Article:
Road connecting eastern N.L. communities washed out after hurricane Larry
A tree is seen downed after Hurricane Larry crossed over Newfoundland's Avalon Peninsula in the early morning hours, in St. John's, Saturday, Sept. 11, 2021. THE CANADIAN PRESS/Paul Daly
ST. VINCENT'S-ST. STEPHEN'S-PETER'S RIVER, N.L. -- Residents of a small eastern Newfoundland town had a 250-kilometre drive to get to the post office Monday after a hurricane broke water-level records and wiped out one of their main roads.
Hurricane Larry brought huge storm surges that washed out fishing wharfs, sent waves crashing up onto land and highways and swallowed the road connecting the towns of St. Vincent's and St. Stephen's at the southern end of the Avalon Peninsula. The pounding surf tore down the breakwater along the road and churned parts of the pavement into rubble. The provincial government has advised motorists and residents that the road is closed and impassable until it can be fixed.
The two towns are just a few kilometres apart, but with the road washed out, people in St. Vincent's now have to drive up the peninsula and down the other side of the coast to check their mail in St. Stephen's.
"I nearly blew away myself," Ned Raymond, mayor of St. Vincent's-St. Stephen's-Peter's River, said of the night Larry hit. "This storm we had here on Friday night, it was coming right at me where I live and, my God, I thought for sure I was going to lose everything."
The town was lucky to make it out with just a washed-out road and a breakwater "snapped off like toothpicks," but storms are only getting worse, and towns like his need better infrastructure to deal with them, he said in an interview.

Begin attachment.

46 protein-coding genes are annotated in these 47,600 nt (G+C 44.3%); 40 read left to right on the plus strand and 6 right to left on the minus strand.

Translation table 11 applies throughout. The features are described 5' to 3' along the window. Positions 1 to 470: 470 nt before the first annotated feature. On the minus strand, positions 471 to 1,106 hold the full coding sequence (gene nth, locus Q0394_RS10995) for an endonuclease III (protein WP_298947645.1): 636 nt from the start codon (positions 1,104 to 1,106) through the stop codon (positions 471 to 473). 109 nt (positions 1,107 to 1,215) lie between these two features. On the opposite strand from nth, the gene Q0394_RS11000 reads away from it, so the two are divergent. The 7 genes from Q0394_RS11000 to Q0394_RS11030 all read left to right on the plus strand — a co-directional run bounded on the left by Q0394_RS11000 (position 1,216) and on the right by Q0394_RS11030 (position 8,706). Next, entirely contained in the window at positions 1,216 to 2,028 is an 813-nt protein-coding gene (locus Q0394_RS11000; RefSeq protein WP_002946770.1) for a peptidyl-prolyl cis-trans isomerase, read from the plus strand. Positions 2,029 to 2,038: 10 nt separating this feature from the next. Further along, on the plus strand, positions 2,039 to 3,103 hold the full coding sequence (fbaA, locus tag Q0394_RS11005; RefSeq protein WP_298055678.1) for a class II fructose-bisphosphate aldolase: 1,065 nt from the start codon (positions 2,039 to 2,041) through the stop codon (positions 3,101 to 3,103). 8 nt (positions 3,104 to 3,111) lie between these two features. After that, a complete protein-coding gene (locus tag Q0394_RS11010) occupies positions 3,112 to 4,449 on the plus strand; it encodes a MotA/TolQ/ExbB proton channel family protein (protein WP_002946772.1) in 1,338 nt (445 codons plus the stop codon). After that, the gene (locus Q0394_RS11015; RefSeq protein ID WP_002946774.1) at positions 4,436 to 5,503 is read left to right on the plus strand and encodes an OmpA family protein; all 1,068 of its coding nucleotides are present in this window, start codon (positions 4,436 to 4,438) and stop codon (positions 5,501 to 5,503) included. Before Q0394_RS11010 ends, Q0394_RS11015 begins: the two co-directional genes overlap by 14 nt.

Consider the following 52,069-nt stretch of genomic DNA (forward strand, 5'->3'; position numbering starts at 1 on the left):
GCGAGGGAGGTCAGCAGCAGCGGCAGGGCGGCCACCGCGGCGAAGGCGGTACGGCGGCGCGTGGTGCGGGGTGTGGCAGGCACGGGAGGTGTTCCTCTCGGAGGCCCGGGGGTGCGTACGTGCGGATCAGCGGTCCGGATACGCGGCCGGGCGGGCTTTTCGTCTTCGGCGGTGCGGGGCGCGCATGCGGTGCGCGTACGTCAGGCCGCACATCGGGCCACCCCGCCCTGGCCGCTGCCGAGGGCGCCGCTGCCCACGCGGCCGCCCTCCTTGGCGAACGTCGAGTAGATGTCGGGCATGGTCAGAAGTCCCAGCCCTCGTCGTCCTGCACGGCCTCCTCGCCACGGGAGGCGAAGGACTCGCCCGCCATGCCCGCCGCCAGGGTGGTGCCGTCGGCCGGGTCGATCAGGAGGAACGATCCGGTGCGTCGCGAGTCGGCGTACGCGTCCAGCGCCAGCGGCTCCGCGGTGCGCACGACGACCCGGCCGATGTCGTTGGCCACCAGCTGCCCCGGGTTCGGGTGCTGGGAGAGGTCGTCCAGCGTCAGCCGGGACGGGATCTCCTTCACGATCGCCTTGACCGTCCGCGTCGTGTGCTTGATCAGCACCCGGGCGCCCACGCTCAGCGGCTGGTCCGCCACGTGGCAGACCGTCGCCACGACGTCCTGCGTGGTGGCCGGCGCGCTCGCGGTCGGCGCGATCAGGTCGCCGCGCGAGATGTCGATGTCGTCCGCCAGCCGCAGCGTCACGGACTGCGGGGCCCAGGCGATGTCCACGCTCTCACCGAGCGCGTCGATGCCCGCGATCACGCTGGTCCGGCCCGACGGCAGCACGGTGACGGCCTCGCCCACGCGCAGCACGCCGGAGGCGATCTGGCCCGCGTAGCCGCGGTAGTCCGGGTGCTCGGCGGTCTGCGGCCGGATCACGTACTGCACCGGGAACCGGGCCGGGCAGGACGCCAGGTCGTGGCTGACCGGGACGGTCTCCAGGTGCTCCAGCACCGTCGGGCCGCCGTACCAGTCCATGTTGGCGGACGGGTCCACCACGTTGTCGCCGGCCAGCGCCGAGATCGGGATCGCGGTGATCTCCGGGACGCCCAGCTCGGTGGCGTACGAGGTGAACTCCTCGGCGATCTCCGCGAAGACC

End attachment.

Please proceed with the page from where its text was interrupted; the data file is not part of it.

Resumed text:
Larry came barrelling up through Placentia Bay on Friday night, making landfall just before midnight Atlantic time as a Category 1 storm, pummelling the Avalon Peninsula with winds gusting to around 145 km/h in St. John's. Along the coast, the sea swelled to record-breaking levels and storm surges swept away fishing wharfs and parts of roads -- especially in Placentia Bay, which separates the Avalon Peninsula from the rest of the island.
"There was extreme storm surge that happened with this and it happened very near high tide, so you already had high water levels to begin with," said Ian Hubbard, a meteorologist with the Canadian Hurricane Centre. Water levels at Argentia, on the east coast of Placentia Bay, reached 3.65 metres, he said, breaking a record set in 1983.
Data is still being compiled to see if Larry broke any wind records, he added.
Hurricanes don't often make it all the way to Newfoundland without first losing steam and being downgraded when they hit the cold Atlantic waters, Hubbard said. The last storm to make landfill as a hurricane was Igor in 2010. Larry was moving so quickly, travelling 750 kilometres in the nine hours before it made landfall, that it didn't have time to cool down, he said.
Back in St. Vincent's, Raymond says he's been asking the government to help pay for a new breakwater for years. The breakwater destroyed by Larry was a high fence-type structure made of small logs. It was built 40 years ago, he said, and it didn't stand a chance.
"I think now this opened their eyes when they see how these old sticks snapped off so easily," he said.
As for the road, Raymond said crews are working to at least get one lane passable so people can check their mail and get to work in nearby towns without having to drive for hours. Premier Andrew Furey phoned him on Sunday to check in and see what the town needed, he said.
"I just hope the government sees the dilemma we're in here, and then we can get cracking to get something done," he said.
This report by The Canadian Press was first published Sept. 13, 2021.
-- Written by Sarah Smellie in St. John's, N.L.